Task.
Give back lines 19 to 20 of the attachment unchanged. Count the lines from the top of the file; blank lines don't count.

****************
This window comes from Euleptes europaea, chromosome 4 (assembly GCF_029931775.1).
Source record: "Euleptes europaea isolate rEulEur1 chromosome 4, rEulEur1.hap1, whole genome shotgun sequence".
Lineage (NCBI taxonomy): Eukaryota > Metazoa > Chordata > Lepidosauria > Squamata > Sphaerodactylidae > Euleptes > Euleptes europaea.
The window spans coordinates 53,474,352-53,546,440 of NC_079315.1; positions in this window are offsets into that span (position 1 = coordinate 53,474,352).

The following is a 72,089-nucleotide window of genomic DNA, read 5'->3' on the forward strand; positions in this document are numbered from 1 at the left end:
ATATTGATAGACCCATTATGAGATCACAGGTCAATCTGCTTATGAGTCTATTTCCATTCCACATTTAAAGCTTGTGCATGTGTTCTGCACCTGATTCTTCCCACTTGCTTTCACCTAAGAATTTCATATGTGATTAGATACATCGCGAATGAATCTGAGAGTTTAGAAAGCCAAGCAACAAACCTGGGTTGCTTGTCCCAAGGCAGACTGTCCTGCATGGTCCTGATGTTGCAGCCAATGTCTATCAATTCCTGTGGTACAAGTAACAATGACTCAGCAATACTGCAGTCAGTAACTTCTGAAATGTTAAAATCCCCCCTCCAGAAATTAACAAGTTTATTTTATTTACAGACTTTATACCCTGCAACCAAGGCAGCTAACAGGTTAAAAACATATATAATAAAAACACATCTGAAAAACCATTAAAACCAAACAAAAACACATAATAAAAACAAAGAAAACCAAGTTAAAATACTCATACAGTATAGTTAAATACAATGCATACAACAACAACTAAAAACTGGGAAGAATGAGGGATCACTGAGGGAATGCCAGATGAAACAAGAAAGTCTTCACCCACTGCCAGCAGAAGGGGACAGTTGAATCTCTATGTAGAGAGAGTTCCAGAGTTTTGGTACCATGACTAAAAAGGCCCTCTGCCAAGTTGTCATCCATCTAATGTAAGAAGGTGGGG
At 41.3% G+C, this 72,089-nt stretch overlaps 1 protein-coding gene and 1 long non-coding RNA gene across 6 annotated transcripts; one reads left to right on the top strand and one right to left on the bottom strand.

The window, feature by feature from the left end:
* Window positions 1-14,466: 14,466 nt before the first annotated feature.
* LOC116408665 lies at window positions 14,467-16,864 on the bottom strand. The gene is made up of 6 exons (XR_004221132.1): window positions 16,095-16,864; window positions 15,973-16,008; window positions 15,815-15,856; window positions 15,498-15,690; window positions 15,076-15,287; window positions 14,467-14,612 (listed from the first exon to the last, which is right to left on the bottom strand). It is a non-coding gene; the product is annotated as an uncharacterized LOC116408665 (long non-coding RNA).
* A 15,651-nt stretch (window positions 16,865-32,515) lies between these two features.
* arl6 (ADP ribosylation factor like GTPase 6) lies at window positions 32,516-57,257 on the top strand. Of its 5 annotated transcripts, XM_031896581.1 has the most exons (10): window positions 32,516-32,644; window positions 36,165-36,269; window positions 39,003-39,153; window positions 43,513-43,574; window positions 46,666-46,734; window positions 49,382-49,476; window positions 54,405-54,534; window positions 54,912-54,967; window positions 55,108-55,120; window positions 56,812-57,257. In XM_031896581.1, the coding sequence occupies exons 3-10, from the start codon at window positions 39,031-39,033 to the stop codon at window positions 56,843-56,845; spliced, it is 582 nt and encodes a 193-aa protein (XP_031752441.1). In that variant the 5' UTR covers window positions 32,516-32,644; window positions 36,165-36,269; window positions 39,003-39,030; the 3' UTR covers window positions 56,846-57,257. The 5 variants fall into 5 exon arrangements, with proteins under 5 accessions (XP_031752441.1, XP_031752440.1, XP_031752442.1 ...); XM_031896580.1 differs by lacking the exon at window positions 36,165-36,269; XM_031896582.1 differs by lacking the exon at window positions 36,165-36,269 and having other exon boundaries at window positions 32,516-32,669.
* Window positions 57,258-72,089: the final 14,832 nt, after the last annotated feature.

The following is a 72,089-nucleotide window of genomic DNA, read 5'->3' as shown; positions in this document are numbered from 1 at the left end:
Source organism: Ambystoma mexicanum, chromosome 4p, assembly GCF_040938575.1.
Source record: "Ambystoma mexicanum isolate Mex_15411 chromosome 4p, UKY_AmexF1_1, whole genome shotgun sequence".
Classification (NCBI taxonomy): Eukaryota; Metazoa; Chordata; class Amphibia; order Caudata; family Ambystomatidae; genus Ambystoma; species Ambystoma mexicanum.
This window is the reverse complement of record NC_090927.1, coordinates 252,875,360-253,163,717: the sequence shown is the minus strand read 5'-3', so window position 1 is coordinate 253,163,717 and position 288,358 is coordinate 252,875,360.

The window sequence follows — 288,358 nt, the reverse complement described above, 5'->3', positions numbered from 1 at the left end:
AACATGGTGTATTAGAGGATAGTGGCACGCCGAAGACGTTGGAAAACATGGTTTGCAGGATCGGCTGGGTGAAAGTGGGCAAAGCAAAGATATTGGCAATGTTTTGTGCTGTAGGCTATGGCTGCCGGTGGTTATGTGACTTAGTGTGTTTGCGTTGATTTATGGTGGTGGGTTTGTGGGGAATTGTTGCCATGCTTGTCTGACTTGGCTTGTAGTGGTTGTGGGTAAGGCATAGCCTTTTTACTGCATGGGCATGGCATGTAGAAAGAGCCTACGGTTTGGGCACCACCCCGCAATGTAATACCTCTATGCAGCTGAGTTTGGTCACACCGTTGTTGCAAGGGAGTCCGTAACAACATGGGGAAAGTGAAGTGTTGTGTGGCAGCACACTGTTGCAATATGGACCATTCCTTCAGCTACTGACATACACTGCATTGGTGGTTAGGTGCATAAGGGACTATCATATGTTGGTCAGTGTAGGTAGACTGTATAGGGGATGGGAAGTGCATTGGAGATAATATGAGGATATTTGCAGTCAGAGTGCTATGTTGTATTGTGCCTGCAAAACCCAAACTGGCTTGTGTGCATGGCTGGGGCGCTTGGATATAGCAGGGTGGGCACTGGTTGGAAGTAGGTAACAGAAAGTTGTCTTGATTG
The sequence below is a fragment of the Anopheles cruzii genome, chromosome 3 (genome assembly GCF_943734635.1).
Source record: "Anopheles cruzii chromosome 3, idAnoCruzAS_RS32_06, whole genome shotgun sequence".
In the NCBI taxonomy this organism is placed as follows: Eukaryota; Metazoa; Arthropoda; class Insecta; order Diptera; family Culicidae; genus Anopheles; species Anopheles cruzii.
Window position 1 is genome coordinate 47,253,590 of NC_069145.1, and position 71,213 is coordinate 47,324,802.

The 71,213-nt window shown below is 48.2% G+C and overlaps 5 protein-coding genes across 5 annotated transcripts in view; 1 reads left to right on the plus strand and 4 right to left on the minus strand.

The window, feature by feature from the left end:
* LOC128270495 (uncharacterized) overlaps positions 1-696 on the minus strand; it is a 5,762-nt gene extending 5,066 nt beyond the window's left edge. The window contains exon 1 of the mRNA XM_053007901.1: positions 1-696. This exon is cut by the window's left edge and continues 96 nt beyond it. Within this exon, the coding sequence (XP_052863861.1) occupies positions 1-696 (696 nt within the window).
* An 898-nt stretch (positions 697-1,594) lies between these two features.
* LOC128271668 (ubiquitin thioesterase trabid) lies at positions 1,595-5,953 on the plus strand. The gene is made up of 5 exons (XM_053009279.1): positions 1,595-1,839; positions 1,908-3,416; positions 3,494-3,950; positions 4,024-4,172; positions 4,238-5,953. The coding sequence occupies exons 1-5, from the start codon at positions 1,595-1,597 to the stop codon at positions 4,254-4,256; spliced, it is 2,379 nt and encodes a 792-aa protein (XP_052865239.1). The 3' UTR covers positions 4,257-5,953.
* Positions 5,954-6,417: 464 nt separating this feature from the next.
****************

The window sequence follows — 288,358 nt, the reverse complement described above, 5'->3', positions numbered from 1 at the left end:
AACATGGTGTATTAGAGGATAGTGGCACGCCGAAGACGTTGGAAAACATGGTTTGCAGGATCGGCTGGGTGAAAGTGGGCAAAGCAAAGATATTGGCAATGTTTTGTGCTGTAGGCTATGGCTGCCGGTGGTTATGTGACTTAGTGTGTTTGCGTTGATTTATGGTGGTGGGTTTGTGGGGAATTGTTGCCATGCTTGTCTGACTTGGCTTGTAGTGGTTGTGGGTAAGGCATAGCCTTTTTACTGCATGGGCATGGCATGTAGAAAGAGCCTACGGTTTGGGCACCACCCCGCAATGTAATACCTCTATGCAGCTGAGTTTGGTCACACCGTTGTTGCAAGGGAGTCCGTAACAACATGGGGAAAGTGAAGTGTTGTGTGGCAGCACACTGTTGCAATATGGACCATTCCTTCAGCTACTGACATACACTGCATTGGTGGTTAGGTGCATAAGGGACTATCATATGTTGGTCAGTGTAGGTAGACTGTATAGGGGATGGGAAGTGCATTGGAGATAATATGAGGATATTTGCAGTCAGAGTGCTATGTTGTATTGTGCCTGCAAAACCCAAACTGGCTTGTGTGCATGGCTGGGGCGCTTGGATATAGCAGGGTGGGCACTGGTTGGAAGTAGGTAACAGAAAGTTGTCTTGATTG